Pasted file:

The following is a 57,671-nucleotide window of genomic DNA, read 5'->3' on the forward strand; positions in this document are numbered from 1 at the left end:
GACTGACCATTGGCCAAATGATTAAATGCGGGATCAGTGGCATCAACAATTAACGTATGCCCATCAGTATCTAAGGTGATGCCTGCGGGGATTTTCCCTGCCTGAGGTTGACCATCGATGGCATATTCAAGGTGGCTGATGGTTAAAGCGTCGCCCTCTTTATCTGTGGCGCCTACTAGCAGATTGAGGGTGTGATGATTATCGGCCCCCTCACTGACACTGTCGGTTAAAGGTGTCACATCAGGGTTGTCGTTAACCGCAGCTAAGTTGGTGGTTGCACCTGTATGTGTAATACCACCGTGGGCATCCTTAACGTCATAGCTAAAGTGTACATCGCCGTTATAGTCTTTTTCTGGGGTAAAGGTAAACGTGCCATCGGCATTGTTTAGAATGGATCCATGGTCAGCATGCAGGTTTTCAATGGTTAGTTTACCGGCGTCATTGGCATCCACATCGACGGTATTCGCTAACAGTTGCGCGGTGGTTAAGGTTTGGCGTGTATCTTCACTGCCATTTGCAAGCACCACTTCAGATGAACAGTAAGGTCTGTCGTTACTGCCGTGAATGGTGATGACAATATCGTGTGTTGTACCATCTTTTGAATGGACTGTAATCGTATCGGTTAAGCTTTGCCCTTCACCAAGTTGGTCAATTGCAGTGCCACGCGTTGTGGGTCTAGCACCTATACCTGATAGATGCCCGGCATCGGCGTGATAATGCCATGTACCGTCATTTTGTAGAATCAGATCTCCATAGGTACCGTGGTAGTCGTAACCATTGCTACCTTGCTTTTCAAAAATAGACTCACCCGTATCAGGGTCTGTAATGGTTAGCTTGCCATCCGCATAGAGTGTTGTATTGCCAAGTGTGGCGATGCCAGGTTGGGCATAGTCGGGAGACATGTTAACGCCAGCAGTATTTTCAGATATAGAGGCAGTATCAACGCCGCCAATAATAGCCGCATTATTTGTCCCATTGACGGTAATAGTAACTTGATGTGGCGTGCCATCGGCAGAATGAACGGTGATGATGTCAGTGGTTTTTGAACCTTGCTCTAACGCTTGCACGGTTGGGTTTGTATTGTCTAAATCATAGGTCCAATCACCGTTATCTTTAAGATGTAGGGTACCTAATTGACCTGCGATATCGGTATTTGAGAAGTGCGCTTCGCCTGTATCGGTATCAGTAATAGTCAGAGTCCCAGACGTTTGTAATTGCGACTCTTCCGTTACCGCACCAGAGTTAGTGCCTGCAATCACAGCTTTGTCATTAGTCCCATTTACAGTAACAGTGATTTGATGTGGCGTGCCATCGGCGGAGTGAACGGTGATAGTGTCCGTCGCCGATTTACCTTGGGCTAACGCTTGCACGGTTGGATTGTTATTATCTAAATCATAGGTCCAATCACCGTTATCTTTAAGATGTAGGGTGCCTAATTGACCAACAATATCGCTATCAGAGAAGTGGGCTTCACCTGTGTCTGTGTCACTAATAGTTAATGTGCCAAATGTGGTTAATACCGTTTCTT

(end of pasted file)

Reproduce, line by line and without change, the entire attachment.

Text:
The following is a 57,671-nucleotide window of genomic DNA, read 5'->3' on the forward strand; positions in this document are numbered from 1 at the left end:
GACTGACCATTGGCCAAATGATTAAATGCGGGATCAGTGGCATCAACAATTAACGTATGCCCATCAGTATCTAAGGTGATGCCTGCGGGGATTTTCCCTGCCTGAGGTTGACCATCGATGGCATATTCAAGGTGGCTGATGGTTAAAGCGTCGCCCTCTTTATCTGTGGCGCCTACTAGCAGATTGAGGGTGTGATGATTATCGGCCCCCTCACTGACACTGTCGGTTAAAGGTGTCACATCAGGGTTGTCGTTAACCGCAGCTAAGTTGGTGGTTGCACCTGTATGTGTAATACCACCGTGGGCATCCTTAACGTCATAGCTAAAGTGTACATCGCCGTTATAGTCTTTTTCTGGGGTAAAGGTAAACGTGCCATCGGCATTGTTTAGAATGGATCCATGGTCAGCATGCAGGTTTTCAATGGTTAGTTTACCGGCGTCATTGGCATCCACATCGACGGTATTCGCTAACAGTTGCGCGGTGGTTAAGGTTTGGCGTGTATCTTCACTGCCATTTGCAAGCACCACTTCAGATGAACAGTAAGGTCTGTCGTTACTGCCGTGAATGGTGATGACAATATCGTGTGTTGTACCATCTTTTGAATGGACTGTAATCGTATCGGTTAAGCTTTGCCCTTCACCAAGTTGGTCAATTGCAGTGCCACGCGTTGTGGGTCTAGCACCTATACCTGATAGATGCCCGGCATCGGCGTGATAATGCCATGTACCGTCATTTTGTAGAATCAGATCTCCATAGGTACCGTGGTAGTCGTAACCATTGCTACCTTGCTTTTCAAAAATAGACTCACCCGTATCAGGGTCTGTAATGGTTAGCTTGCCATCCGCATAGAGTGTTGTATTGCCAAGTGTGGCGATGCCAGGTTGGGCATAGTCGGGAGACATGTTAACGCCAGCAGTATTTTCAGATATAGAGGCAGTATCAACGCCGCCAATAATAGCCGCATTATTTGTCCCATTGACGGTAATAGTAACTTGATGTGGCGTGCCATCGGCAGAATGAACGGTGATGATGTCAGTGGTTTTTGAACCTTGCTCTAACGCTTGCACGGTTGGGTTTGTATTGTCTAAATCATAGGTCCAATCACCGTTATCTTTAAGATGTAGGGTACCTAATTGACCTGCGATATCGGTATTTGAGAAGTGCGCTTCGCCTGTATCGGTATCAGTAATAGTCAGAGTCCCAGACGTTTGTAATTGCGACTCTTCCGTTACCGCACCAGAGTTAGTGCCTGCAATCACAGCTTTGTCATTAGTCCCATTTACAGTAACAGTGATTTGATGTGGCGTGCCATCGGCGGAGTGAACGGTGATAGTGTCCGTCGCCGATTTACCTTGGGCTAACGCTTGCACGGTTGGATTGTTATTATCTAAATCATAGGTCCAATCACCGTTATCTTTAAGATGTAGGGTGCCTAATTGACCAACAATATCGCTATCAGAGAAGTGGGCTTCACCTGTGTCTGTGTCACTAATAGTTAATGTGCCAAATGTGGTTAATACCGTTTCTT